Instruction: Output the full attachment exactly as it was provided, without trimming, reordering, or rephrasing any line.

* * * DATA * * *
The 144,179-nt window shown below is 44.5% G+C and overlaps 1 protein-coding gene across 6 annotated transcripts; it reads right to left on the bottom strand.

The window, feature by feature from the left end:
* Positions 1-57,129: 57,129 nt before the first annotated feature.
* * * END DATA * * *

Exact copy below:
The 144,179-nt window shown below is 44.5% G+C and overlaps 1 protein-coding gene across 6 annotated transcripts; it reads right to left on the bottom strand.

The window, feature by feature from the left end:
* Positions 1-57,129: 57,129 nt before the first annotated feature.